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Frugal Friday Four: When To Forget Frugality!

I’m back from Mexico (no Macros exist in Mexico…) with this week’s Frugal Friday. Today is all about the Frugal Friday Four: when to forget all about frugality and splurge on the good stuff. Let’s get right to it!

Meat.

Wendy’s hit the nail on the head in 1984 with the “where’s the beef” commercial. The beef is at your local butcher. Even better, the best meat is at your farmer’s market or a local farm; buying your meat straight from the people who raised it guarantees the quality. Get the chicken and beef from reputable sources, though, because you don’t want to get swindled by a “farmer” who “grass fed & finished” beef they bought at Aldi just to resell to you at 150% cost increase.

Flashback to 2012: picture a lovely Sunday morning in late spring. The local farmers and farm-fresh distributors have gathered in the big parking lot down the street from your apartment. You have $36 in your pocket in cash and you ask the friendly farmer how many grass fed & finished ribeye steaks you can get this week with your cash. He thinks a bit, and then offers up 6 of the most beautifully marbled steaks you’ve seen since last week when you bought 5 from him.

Okay, so 6 steaks for $36 is kind of frugal… but have you ever been to your local butcher and asked for the leanest cut of tenderloin? I once paid $25/pound for beef out of Colorado. Luckily, I didn’t overcook the filet!

Eggs.

Piggy-backing with the meat “splurging,” you have to splurge on eggs. Farm fresh eggs have yolks the color of a red-skies-at-night sunset. The goldenrod is so pronounced that it actually turns your sugar cookies slightly yellow. 🙂

All that extra color in the yolk means your eggs are loaded with Omega 3s and other nutrients. Have you ever compared a Kroger brand egg to a farm fresh egg? The difference is almost laughable.

Courtesy of google; not sure who original source needs crediting for this photo.
Note: a lot of people have chickens and a lot of these people are overrun with eggs. Most sell for $4/dozen, but I have been known to find them for $2.50. Sometimes, especially if you are a repeat customer, a seller will throw in an extra dozen or 3 because their chickens lay faster than they can given the eggs away. Again, check farmer’s markets and make connections with the vendors.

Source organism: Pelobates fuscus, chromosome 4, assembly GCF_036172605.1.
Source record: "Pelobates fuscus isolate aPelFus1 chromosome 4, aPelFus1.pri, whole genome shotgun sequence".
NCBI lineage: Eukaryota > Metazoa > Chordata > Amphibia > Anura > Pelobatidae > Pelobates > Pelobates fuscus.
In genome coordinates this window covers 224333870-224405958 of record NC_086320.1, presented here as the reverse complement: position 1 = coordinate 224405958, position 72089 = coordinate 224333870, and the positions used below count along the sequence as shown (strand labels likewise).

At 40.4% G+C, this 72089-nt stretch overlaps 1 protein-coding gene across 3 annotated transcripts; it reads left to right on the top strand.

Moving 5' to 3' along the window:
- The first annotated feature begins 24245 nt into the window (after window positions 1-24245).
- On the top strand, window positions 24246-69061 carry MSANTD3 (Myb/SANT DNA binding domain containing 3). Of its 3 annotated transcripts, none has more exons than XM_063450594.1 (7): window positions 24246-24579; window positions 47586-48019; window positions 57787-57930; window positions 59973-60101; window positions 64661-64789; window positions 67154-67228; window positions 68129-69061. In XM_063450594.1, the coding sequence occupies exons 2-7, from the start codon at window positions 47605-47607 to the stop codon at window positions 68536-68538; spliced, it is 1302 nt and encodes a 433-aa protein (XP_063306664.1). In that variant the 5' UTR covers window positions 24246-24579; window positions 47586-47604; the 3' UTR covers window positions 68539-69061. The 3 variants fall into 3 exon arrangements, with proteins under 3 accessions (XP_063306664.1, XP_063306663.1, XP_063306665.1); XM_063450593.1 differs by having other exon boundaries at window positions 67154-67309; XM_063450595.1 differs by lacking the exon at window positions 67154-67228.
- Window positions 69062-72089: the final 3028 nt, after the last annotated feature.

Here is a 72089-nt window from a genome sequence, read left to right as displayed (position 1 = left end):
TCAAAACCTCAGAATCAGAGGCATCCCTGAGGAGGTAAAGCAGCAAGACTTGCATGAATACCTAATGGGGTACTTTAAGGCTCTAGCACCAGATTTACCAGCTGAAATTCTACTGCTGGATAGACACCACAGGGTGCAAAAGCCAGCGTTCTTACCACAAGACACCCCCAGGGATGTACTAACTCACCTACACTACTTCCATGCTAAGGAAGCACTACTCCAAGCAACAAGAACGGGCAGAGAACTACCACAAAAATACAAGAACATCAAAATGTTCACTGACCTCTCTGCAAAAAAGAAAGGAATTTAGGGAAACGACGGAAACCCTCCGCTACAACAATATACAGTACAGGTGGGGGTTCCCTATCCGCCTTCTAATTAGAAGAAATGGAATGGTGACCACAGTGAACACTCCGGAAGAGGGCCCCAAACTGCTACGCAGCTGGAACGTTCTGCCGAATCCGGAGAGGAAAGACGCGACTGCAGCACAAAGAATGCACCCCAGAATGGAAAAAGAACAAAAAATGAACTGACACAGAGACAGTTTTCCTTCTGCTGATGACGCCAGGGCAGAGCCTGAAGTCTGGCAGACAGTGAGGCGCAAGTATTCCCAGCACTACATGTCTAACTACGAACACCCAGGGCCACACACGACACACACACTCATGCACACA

Protein Powder.

Not all proteins are created equal. Between taste and the ingredients list, I could write a whole separate post on which ones I feel are the best value.

Progenex: $60/30 servings
1st Form: $55/32 servings

Dang, that’s a decent PPS (price per serving for those new to my blog series). Is $1.71/serving worth it? Absolutely, especially considering our unique post-workout needs. I didn’t use to think this way. I thought that chicken breast and sweet potatoes were all we needed as athletes or to assist us in our weight loss journeys… but now I’m convinced it is worth the money.

Instant Pot.

Just go buy one… please. You will thank me later. The $100+ price tag (cheaper during the holiday seasons) is incredibly worth it. Over the last year, my life has been so much easier when it comes to meal prep. I literally cannot rave enough about the investment.

If you would like to purchase one, follow this link.  Note: this link is the affiliate link for MacroEd. The 6qt. is only $99 today!

Reach out to @getmacroed me @megelkins on IG and let us know if you agree, disagree, or agree to disagree with my frugal Friday four. 

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